Why Kindness?Why Kindness, Image made by Steve Kaye, (c) Steve Kaye

Or more specifically, why would you want to be kind?

Actually, kindness is both practical and smart.

Here’s why:

1) You Feel Better

Kindness is a reward in itself.

So when you act with kindness, you know that you have behaved well.

In contrast, meanness leaves a person feeling dirty.

2) You Feel Safer

Kindness builds positive relationships. It creates alliances. And it leads to friendships.

So you feel safer when you act with kindness.

In contrast, meanness leads to fears of retaliation.

3) You Feel Useful

Kindness is essential for making a society (or relationship) successful. For example, people are more effective when they live and work as a cooperative team. And effective teamwork is based on each member helping the others achieve success.

So showing kindness helps you feel like an active participant in a functioning society.

In contrast, meanness degrades a society (or ruins a relationship).

And there’s more:

4) You Become More Attractive

People like being with those who act with kindness. This matters in both business and personal relationships.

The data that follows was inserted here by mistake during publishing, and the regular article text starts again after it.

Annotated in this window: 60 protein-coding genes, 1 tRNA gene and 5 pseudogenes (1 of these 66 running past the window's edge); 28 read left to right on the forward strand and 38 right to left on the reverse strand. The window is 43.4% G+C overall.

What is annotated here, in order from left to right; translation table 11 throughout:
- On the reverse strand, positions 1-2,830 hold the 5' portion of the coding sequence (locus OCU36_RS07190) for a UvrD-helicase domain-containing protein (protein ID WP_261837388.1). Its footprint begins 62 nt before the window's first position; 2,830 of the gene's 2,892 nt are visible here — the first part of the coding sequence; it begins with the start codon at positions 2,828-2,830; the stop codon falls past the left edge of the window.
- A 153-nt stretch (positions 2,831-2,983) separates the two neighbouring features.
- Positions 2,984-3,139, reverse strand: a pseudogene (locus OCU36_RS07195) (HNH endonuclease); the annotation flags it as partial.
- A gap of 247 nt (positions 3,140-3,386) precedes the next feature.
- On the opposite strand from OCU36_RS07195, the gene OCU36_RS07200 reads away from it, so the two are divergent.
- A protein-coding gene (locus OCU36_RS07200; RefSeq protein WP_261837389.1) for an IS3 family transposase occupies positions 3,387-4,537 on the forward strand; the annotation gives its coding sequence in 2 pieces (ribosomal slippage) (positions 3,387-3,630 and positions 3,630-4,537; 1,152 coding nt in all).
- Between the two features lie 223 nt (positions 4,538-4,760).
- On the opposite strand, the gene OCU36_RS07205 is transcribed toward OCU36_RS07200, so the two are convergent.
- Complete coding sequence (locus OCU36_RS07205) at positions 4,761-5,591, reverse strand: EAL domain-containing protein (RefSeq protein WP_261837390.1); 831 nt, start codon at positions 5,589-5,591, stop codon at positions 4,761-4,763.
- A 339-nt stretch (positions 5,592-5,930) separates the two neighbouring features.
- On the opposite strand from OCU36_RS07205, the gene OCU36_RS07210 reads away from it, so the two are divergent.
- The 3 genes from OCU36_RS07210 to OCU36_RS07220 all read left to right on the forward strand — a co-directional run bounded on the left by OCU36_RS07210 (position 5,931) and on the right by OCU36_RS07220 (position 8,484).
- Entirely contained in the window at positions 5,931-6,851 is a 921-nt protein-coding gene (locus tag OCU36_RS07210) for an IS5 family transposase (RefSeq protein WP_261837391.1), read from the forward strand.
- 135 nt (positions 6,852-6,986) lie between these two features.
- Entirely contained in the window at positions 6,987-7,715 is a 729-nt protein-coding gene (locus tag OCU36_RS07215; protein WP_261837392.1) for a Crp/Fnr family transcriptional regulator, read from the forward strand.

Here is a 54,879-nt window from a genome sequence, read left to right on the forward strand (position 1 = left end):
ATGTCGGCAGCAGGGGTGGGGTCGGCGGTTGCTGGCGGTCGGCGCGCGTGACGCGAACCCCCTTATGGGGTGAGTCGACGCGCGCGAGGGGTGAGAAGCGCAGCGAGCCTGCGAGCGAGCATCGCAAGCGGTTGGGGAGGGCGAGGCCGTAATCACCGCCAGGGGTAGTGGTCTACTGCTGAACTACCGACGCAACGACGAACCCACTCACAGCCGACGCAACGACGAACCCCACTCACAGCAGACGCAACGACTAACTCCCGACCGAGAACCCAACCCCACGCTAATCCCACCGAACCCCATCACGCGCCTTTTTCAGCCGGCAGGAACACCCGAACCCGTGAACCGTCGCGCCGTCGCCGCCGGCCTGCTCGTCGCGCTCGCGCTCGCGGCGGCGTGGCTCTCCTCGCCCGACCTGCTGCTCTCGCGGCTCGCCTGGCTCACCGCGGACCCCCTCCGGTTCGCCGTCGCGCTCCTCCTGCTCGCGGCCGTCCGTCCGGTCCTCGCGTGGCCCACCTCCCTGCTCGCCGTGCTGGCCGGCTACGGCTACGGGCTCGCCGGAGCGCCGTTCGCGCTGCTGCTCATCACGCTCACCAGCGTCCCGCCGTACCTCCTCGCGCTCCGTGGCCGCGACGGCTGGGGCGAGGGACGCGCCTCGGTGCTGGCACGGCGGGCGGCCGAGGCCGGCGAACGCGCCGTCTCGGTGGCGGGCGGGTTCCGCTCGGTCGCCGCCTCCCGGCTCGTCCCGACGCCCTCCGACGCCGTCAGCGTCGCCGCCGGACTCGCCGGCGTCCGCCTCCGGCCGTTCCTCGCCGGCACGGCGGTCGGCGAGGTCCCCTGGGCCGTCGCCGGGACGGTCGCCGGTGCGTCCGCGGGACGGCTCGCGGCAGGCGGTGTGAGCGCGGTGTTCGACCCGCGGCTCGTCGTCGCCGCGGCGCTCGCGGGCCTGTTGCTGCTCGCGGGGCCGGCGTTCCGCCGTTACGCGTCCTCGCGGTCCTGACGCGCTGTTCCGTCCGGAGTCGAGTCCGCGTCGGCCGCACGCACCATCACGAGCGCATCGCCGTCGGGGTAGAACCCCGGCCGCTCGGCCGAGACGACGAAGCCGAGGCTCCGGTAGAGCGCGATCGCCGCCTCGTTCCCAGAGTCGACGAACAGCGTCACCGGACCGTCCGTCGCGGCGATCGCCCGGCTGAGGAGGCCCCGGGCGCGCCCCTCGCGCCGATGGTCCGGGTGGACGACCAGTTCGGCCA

In addition, consistent kindness builds trust. And trust is essential for agreements that lead to assistance, cooperation, promotions, progress, and sales.

So people are attracted to those who act with kindness.

In contrast, people avoid those who are mean.

5) You Become More Effective

People who are kind can devote more time to building achievements, implementing solutions, and making progress.

They also gain more support from others because everyone prefers to work with (and help) those who behave well.

So they succeed through cooperative partnerships.

In contrast, people who act with meanness waste time on repairs and damage control. And they often work harder without the support of others.

One More (Important) Point

Kindness must work both ways.

So we always begin by treating everyone with kindness.

If the other person responds with kindness, the relationship continues.

And if the other person responds with meanness (such as anger, insults, threats, or violence), the relationship needs to move on.

Recognize that meanness can push you into either: 1) Attempting to protect yourself, or 2) Retaliating.

Unfortunately, both of these responses are forms of meanness. Then you end up in a cycle of meanness.

Thus, it is important to avoid dysfunctional relationships before they harm you.

Yes, make a sincere attempt to resolve them, because one act of meanness may have been a mistake or a misunderstanding.

If the meanness continues, then ask yourself whether the relationship is worth the stress.

And the kindest way to leave is: Just go.

Find Ideas More at:

27 Ways to Be Kind (27 easy, practical ideas)

Gift of Kindness (Story about the Kindness Coin)

Kindness for the Holidays (How create memories that people cherish)